Diana Ferlini Duncan (1911-1983) was part of the Mid-Century wave of women surrealists. She was born in Basel, Switzerland to Italian parents. She immigrated to the U.S., specifically to the Bronx borough of New York City, as a child in 1922. After World War II, she and her family resettled in Hollywood, California, where she began to seriously pursue painting as an adult around 1950. Forced to quit school after the eighth grade to work, she was a self-taught artist, primarily self-educated in general, and a voracious reader.
Ferlini shared much in common with fellow surrealist artists of the mid-20th century, including Frida Kahlo, Remedios Varo, and Gertrude Abercrombie. Like many surrealist artists after World War II, Ferlini's themes included a feminine perspective on the nuclear family, the isolation of the new American home, the objectification of the female body, and left-leaning perspectives on war and the environment.
From the early 1950s through the 1970s, Ferlini created a body of work that depicted a dreamscape reflecting what was important in her life: opposition to war and nuclear testing, advocacy for healthy food and clean water for the children of her time and future generations, women's liberation from the power held by the masculine agenda and the patriarchy. Throughout her work, she blended a mix of surrealism with social realism, all filtered through an outsider art aesthetic. Additionally, one can sense her strong Italian heritage, even though she never lived in Italy. Most of her paintings were done in her kitchen, within a small home studio that allowed her to paint late at night and fall asleep on a daybed when she was too exhausted to continue.
Over her lifetime, Ferlini produced a remarkable collection of eighty-eight known paintings. In an enigmatic twist, she chose not to exhibit, sell, or give away her art, with only two exceptions - a painting that found its place in the Basel Fine Arts Museum in 1977 and a tribute piece to John F. Kennedy Jr., which was presented to the John F. Kennedy Library.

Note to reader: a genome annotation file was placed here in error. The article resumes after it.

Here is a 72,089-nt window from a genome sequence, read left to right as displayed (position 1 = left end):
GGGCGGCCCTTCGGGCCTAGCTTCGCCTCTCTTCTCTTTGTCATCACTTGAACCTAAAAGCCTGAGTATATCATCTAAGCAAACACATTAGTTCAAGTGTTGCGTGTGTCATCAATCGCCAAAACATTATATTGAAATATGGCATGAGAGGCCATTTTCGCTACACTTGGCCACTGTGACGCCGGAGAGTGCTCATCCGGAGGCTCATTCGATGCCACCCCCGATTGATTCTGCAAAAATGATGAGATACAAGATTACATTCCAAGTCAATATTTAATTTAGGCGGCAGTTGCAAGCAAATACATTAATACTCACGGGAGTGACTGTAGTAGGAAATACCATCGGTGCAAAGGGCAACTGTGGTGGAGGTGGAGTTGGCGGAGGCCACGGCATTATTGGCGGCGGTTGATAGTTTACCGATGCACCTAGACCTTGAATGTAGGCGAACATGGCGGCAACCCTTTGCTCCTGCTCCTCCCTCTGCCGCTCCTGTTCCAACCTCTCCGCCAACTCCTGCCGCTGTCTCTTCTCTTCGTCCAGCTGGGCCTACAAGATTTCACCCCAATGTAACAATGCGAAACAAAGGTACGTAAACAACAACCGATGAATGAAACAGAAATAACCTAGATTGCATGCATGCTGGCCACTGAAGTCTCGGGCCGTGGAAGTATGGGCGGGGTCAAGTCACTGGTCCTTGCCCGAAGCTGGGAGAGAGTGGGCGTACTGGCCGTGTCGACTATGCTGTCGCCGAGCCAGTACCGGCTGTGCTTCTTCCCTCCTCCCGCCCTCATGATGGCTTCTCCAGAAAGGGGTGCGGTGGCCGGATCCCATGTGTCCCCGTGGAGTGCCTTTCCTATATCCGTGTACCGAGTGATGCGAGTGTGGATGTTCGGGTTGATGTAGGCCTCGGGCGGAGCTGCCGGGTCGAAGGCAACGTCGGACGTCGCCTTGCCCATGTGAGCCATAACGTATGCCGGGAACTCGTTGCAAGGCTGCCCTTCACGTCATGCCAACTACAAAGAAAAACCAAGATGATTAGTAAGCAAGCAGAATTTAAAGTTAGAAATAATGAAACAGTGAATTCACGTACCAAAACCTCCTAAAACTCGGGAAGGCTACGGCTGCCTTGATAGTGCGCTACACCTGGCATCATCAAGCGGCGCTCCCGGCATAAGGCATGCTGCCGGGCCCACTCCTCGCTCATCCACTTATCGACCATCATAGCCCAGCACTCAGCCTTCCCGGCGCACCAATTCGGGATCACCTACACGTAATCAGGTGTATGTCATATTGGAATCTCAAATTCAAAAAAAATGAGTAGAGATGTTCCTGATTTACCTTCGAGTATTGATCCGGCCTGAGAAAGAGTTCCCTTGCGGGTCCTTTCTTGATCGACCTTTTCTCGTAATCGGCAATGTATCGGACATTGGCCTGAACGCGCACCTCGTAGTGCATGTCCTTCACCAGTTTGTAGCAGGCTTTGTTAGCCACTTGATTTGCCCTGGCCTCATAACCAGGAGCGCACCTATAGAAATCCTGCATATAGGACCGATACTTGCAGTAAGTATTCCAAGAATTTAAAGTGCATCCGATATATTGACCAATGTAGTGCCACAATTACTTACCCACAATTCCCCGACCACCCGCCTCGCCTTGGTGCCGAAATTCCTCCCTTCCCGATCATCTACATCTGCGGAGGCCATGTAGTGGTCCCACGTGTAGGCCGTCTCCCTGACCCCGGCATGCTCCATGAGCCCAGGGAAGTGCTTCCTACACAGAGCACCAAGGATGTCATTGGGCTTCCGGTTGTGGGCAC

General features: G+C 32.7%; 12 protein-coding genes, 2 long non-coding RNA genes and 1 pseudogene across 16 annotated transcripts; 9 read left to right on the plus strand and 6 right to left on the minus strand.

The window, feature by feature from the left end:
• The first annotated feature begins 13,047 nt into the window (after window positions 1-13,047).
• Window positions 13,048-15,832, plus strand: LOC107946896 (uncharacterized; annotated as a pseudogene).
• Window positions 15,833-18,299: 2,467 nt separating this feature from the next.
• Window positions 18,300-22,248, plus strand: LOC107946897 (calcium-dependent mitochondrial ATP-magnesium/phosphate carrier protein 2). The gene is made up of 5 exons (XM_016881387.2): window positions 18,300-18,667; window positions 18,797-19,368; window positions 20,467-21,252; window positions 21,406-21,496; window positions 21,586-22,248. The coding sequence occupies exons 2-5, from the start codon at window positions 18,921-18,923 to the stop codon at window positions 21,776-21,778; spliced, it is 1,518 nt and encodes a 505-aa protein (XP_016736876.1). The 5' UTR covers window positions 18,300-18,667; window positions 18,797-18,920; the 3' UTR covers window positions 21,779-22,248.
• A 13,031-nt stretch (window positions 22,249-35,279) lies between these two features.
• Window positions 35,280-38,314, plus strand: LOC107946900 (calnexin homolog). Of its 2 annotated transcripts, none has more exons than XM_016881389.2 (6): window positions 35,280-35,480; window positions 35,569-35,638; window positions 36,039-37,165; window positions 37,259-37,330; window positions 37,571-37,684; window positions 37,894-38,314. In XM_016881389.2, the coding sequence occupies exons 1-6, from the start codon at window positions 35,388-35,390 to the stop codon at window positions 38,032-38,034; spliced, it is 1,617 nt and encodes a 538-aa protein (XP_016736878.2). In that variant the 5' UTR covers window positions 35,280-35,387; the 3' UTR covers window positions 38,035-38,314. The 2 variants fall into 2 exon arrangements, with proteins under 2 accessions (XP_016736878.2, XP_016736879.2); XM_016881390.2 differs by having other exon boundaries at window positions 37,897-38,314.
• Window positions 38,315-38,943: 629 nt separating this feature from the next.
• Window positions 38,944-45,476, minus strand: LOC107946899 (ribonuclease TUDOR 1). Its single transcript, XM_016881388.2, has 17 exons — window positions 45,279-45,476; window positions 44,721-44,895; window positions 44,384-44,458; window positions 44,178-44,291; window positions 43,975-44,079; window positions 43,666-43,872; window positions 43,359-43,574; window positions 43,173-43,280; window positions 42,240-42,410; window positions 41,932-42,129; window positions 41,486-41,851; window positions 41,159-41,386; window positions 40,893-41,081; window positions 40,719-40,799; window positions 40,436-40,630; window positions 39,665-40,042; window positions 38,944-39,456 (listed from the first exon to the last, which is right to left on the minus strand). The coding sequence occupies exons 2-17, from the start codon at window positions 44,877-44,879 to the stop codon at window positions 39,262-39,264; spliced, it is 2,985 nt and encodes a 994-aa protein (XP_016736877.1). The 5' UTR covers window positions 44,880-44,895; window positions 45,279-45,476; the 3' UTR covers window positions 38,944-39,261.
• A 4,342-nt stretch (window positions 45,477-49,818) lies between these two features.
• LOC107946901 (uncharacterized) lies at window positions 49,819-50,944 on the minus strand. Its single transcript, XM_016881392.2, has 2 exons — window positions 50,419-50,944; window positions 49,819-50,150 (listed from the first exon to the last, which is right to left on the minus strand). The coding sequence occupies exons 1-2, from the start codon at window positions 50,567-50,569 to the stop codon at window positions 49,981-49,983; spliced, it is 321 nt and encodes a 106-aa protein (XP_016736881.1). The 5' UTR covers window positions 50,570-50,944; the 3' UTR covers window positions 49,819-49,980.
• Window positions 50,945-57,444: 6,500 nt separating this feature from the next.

Ferlini's oil paintings are characterized by a mesmerizing interplay of open and dense spaces, areas of intricate detail, and an eerie blend of common objects in uncommon situations. She invited viewers to immerse themselves in the surreal atmospheres she meticulously crafted.
Ferlini's personal biography helps illuminate some of her painting subjects and the specific references she made within them. In Switzerland, her mother worked in a dressmaking factory. Both of her parents suffered from asthma and other ailments likely linked to the pollution in their industrial neighborhood. She was raised Catholic by a father who once aspired to become a priest, though she herself did not follow the Catholic religion into adulthood. Her close cousin was shot and killed in World War II while serving in the Philippines. She desperately did not want her only child, John, to be drafted into the Vietnam War. She began painting around 1950, shortly after her mother moved out of the Hollywood home she shared with her husband and son. Like many immigrant families, Ferlini shared her home with her parents until well into adulthood. When her mother moved out, it was the first time she had lived without her in the house for thirty-nine years. Ferlini's husband, John Duncan, worked as a mechanic, and the two chose to have only one child due to economic conditions. Ferlini loved arranging flowers, maintaining a garden, and cooking, but her meals had to be kept very simple due to her husband's ulcers.
In her lifetime, Ferlini painted a total of eighty-eight known paintings. They were the pride of her life. She often said to her son with much humility that she would be like Van Gogh, only to be discovered and acclaimed after her death. She knew that she had poured into them a great deal of thought and emotion, and that her soul would be leaving a much needed imprint on the world.
She might have painted more if her life had not been unexpectedly cut short by a fatal gunshot from a mentally unstable neighbor in 1983. It's chilling to think that the early end of life she feared for her son in war actually happened to her. She and her husband were shot after the man had lost his own wife. Diana died, but John survived. For nearly four decades, her paintings were packed away until her only child, John Jr., finally began the project of introducing the world to his mother's beautiful and mysterious works. We are so grateful to John Jr. Duncan for trusting Lost Art Salon with the legacy of this pioneer woman artist exposing her life and dreams in such a fantastical surreal way.